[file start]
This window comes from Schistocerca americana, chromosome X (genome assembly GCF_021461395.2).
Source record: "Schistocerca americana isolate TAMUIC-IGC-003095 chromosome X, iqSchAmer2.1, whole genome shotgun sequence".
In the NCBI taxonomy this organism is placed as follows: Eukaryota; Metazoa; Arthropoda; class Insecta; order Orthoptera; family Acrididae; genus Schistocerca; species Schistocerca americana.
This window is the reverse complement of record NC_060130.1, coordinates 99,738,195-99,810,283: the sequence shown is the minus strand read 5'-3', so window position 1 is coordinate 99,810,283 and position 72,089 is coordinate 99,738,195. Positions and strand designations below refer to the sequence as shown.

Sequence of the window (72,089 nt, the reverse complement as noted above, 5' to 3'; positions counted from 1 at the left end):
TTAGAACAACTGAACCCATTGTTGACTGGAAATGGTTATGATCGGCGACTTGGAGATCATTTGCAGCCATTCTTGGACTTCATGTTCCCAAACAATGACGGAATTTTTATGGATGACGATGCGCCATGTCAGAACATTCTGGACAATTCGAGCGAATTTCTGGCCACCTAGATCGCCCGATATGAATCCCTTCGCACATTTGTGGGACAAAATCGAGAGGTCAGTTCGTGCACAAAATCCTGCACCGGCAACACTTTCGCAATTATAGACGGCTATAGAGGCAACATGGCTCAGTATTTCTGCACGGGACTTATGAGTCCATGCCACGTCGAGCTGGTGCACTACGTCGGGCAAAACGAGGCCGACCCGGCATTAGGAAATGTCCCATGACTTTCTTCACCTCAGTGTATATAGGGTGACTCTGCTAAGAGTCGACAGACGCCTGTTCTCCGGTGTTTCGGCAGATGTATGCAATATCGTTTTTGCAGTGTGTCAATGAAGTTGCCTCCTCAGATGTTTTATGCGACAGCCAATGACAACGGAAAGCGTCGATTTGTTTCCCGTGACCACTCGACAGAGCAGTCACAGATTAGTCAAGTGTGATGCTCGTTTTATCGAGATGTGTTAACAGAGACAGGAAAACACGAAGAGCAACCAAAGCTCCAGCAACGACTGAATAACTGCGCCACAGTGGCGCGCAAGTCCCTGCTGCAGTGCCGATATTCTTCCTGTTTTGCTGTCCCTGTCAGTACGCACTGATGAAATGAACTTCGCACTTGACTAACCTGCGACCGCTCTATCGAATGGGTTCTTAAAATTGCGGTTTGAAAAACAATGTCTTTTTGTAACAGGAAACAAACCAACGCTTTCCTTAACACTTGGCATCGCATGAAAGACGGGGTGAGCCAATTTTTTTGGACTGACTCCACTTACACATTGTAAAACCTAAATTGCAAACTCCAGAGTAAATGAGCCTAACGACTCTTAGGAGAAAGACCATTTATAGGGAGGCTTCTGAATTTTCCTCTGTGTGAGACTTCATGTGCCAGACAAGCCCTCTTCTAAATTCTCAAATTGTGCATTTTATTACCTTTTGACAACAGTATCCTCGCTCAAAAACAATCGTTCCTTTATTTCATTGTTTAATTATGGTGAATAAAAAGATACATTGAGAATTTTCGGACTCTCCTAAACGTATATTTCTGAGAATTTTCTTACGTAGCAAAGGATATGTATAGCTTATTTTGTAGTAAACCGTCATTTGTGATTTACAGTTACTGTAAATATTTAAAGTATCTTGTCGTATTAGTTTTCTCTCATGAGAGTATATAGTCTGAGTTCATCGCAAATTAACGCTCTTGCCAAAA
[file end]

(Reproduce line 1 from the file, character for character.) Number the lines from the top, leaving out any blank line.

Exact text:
This window comes from Schistocerca americana, chromosome X (genome assembly GCF_021461395.2).